Shelby's Story Growing up Poor


Shelby's Story

Following young people as they tackle the issues associated with poverty. After living on benefits, 17-year-old Shelby hopes her job placement will turn into a 'real' job.


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Transcript


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In the midst of an economic recession, we're all in it together,

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but some are in it deeper than others.

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With one in five young people struggling to find work,

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and many dependent on benefits, Britain's youth is being hit hard.

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17-year-old Shelby lives on the south side of Glasgow.

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'When I was younger, I wanted to be, like, famous.

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'Like, I wanted to be an actress.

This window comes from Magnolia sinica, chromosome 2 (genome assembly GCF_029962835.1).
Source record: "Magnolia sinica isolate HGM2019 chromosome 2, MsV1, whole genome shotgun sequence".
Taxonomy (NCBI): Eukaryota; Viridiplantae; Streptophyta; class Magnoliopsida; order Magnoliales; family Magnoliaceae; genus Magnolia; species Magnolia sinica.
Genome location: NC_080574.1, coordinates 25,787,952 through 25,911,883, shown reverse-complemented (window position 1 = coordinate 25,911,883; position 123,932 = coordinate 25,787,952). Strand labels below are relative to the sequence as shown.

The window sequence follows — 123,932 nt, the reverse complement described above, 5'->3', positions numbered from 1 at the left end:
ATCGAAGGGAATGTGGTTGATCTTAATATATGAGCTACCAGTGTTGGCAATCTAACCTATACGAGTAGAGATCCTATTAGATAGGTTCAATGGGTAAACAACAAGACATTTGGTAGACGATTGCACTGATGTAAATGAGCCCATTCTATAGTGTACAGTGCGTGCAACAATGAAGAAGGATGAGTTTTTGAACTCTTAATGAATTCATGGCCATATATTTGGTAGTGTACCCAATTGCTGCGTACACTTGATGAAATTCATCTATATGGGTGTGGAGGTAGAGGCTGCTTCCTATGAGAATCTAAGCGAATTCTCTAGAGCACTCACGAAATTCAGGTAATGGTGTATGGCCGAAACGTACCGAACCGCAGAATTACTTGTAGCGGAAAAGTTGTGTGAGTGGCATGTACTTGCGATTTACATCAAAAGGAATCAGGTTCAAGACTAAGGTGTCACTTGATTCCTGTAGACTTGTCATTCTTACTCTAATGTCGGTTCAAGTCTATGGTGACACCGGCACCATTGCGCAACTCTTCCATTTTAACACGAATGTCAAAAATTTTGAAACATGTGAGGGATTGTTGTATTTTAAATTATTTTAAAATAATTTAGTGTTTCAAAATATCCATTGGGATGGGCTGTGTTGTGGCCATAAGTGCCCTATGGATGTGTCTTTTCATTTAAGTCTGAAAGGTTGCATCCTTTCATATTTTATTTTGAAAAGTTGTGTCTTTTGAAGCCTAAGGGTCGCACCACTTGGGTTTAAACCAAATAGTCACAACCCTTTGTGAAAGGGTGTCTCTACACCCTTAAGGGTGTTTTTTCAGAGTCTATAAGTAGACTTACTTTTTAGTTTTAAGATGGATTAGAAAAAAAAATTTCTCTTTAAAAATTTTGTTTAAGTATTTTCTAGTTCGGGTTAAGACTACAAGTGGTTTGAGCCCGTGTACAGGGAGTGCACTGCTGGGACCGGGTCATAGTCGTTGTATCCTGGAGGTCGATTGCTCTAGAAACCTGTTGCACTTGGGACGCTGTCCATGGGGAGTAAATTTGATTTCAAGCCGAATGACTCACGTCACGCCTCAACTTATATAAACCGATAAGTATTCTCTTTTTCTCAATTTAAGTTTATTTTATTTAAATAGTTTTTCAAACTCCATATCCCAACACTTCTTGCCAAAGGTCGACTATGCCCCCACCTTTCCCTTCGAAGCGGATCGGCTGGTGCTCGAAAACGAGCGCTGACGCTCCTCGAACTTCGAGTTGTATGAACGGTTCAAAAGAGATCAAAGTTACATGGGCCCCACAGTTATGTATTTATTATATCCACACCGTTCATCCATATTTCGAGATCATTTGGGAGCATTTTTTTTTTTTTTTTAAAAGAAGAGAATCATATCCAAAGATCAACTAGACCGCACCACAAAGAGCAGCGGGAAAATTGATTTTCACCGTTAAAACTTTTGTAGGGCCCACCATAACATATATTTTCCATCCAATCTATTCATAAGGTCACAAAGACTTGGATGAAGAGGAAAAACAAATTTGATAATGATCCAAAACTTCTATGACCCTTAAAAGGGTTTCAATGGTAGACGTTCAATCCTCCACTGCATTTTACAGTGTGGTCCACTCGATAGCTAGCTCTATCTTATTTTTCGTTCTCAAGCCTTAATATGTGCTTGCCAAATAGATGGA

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'But acting lessons and stuff, it costs money.

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'I just expected, like, I would go to school, and then as soon

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'as I left school, somebody would just discover me and I would be this

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'big, famous actress within a week, but it's just not how it works.

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'Like, you don't...

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'you don't know anything about, like, life, like how hard stuff is.'

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Shelby spent 12 months on benefits...

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..but now she's working five days a week,